The Once and Future King. Now and Forever a Classic.
There is a certain freedom attendant to writing about The Once and Future King with the knowledge that I cannot possibly do it justice. I can write without the pressure to reach an unattainable goal. Now, if young Wart — Arthur — had commenced with such foreknowledge of inevitable failure, he’d never have bothered tugging the sword from the stone.
It has taken me longer than you might expect to finish reading this book. Sure, it is hefty enough, but I’ve zipped through longer works in fractions of the time I spent on this. Why so slowly, then? I read this with deliberate lack of haste, savoring each section, not wanting to get to the end. The story and the quality of the writing, the subtleties and careful choice of words are just that good. And, anyway, why would I want to reach the well-known tragic conclusion? It’s tragic. I’m eager to move on to The Book of Merlyn now, White’s follow up.
T.H. White’s masterpiece is one of the three great humane fantasies, along with Watership Down and the Lord of the Rings. Watership Down is (perhaps oddly, considering it is a novel about rabbits) itself the most humane of the three. The Lord of the Rings is the most transcendent. But Once and Future is the most human.
The novel concerns itself with the individual in all aspects of life, from childhood to old age and does so with humor, compassion, and unflinching reflection. It also grapples rather grimly with larger questions of society. War, justice, love, friendship, family, the nature of man. Perfectible? Unalterably flawed by original sin? A mechanistic creature evolved to instinctively respond to certain stimuli in certain ways?
Once and Future takes the familiar story of King Arthur, one that underpins much of English literature, and treats it, initially, as a comedy, before gradually sliding into tragedy with liberal lubrication of black humor. It is, in many ways, a despondent work, though it ends with a glimmer of hope as summed up in the final two words: “The Beginning.” Of course that glimmer is right there in the title.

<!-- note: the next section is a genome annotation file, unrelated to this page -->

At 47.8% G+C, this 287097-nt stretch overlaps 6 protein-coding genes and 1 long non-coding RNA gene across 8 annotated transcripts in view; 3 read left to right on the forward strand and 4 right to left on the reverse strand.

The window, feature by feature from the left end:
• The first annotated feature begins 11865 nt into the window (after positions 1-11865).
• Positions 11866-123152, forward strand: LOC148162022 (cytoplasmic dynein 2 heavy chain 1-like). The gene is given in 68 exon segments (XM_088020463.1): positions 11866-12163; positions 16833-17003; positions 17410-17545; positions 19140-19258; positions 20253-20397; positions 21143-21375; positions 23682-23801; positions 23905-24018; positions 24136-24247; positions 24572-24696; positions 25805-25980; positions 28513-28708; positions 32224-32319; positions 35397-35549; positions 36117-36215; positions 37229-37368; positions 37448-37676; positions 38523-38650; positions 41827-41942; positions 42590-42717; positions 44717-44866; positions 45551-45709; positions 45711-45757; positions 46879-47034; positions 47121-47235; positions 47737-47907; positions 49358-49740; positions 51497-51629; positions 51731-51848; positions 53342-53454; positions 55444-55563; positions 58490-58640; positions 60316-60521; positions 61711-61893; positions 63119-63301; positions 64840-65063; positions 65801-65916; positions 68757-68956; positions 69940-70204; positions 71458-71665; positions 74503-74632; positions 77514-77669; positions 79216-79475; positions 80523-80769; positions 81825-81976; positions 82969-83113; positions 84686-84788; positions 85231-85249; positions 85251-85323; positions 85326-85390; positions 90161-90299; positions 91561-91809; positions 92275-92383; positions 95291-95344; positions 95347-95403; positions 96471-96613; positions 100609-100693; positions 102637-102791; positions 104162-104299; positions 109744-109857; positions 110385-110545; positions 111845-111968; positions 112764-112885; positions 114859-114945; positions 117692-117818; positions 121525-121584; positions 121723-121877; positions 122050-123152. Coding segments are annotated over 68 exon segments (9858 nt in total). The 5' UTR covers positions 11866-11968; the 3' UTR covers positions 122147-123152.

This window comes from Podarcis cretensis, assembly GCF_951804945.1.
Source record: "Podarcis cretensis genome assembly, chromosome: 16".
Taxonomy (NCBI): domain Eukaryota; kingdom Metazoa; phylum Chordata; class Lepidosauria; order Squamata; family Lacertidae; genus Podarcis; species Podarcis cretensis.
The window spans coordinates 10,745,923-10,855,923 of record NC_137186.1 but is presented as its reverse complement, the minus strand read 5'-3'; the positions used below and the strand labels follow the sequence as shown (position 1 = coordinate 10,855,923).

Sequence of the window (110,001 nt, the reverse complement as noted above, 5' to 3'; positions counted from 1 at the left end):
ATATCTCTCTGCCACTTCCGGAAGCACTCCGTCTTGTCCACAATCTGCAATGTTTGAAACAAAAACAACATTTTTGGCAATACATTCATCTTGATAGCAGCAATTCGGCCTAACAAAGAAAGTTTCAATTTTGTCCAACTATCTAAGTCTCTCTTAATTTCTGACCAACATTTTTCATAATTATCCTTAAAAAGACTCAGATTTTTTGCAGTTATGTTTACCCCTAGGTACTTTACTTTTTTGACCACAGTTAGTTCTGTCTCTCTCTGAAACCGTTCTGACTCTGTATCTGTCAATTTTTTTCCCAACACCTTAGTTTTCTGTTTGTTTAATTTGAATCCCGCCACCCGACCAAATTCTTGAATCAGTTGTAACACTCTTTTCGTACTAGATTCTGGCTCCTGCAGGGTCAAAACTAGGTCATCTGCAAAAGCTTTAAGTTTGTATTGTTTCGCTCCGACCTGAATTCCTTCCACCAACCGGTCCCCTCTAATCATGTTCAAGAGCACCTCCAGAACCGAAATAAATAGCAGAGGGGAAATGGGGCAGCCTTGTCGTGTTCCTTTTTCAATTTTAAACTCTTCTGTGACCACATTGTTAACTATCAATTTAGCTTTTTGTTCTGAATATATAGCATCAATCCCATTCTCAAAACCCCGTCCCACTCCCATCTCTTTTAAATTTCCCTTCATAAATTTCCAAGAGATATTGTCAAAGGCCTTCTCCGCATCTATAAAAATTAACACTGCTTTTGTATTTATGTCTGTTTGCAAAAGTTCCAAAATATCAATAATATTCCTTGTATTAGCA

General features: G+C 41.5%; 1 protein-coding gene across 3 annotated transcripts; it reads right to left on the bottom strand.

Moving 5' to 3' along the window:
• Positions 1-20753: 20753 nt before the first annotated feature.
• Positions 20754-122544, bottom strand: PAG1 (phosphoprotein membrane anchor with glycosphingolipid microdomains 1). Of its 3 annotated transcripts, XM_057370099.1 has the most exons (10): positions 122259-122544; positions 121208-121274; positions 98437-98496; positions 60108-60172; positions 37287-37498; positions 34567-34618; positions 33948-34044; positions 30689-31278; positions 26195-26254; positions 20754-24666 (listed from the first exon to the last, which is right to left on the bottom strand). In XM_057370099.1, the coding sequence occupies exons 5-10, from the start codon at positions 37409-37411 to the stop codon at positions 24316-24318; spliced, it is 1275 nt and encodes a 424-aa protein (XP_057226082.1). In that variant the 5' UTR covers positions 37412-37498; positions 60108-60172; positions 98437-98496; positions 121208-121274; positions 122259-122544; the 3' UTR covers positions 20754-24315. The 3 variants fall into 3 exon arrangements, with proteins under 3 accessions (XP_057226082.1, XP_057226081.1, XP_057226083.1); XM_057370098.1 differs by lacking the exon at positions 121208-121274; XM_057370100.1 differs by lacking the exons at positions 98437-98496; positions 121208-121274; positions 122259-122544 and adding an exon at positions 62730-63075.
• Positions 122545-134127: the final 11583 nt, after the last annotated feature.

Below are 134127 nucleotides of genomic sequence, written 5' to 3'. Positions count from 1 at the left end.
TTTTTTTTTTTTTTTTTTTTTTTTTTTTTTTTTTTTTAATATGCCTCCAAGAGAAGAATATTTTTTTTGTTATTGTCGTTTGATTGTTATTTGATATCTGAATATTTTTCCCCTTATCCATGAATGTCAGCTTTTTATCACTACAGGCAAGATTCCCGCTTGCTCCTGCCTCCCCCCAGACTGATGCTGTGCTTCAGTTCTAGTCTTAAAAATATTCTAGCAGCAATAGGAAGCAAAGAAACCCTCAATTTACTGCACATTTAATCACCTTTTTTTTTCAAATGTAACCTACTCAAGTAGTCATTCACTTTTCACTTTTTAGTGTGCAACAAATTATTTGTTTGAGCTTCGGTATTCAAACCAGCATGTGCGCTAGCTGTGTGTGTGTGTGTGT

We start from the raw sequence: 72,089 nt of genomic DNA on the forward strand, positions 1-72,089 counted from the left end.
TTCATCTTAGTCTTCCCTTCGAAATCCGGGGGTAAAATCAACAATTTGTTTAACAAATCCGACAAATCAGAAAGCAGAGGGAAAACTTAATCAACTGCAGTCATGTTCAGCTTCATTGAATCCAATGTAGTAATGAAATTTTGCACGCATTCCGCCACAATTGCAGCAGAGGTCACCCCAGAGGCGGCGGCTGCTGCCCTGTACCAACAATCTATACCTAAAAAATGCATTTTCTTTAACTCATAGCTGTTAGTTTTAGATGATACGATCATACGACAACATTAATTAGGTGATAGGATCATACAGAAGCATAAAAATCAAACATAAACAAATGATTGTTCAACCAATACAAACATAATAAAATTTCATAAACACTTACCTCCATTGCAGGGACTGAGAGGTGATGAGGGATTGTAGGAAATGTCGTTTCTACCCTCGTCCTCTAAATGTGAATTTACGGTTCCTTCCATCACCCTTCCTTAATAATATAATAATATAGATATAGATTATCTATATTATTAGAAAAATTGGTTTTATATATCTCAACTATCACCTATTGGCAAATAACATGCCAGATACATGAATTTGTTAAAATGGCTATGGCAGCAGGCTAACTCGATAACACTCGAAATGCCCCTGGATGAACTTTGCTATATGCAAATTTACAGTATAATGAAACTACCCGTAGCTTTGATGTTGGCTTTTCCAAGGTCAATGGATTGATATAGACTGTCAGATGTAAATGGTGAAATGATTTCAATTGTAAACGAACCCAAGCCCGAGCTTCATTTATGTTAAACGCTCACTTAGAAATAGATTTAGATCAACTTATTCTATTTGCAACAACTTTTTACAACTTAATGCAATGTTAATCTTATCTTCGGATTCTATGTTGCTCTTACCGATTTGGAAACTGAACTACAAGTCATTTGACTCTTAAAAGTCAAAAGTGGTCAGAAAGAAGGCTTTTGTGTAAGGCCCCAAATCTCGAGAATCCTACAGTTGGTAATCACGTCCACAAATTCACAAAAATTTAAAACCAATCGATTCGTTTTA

This isn’t the sort of gung-ho adventure novel of the kind that makes up the plurality of my reading. But I want you to note the following passage, which suggest to me that White had the chops to take the story in an entirely different direction, had he so chosen:
“…and a single knight in full armour blundered through the gap…Lancelot slammed the door behind him, shot the bar, took the figure’s sword by the pommel in his padded left hand, jerked him forward, tripped him up, bashed him on the head with the stool as he was falling, and was sitting on his chest in a trice — as limber as he had ever been. All was done with what seemed to be ease and leisure, as if it were the armed man who was powerless. The great turret of a fellow, who had entered in the height and breadth of armour…he seemed to have come in, and to have handed his sword to Lancelot, and to have thrown himself upon the ground. Now the iron hulk lay…while the bare-legged man pressed its own swordpoint through the ventail of the visor. It made a few protesting shudders, as he pressed down with both hands on the pommel of the sword.”
See what I mean? You could almost replace “Lancelot” with “Conan.”
It surprises me that it wasn’t until after I rounded fifty and began my steady pace toward the century mark (and beyond? Fingers crossed.) that I finally got around to Once and Future. But perhaps that was for the best. I might not have gleaned as much from it as a younger man.
Recommended. Now, if you’re in the mood for something more along the lines of a gung-ho adventure novel, why not this one?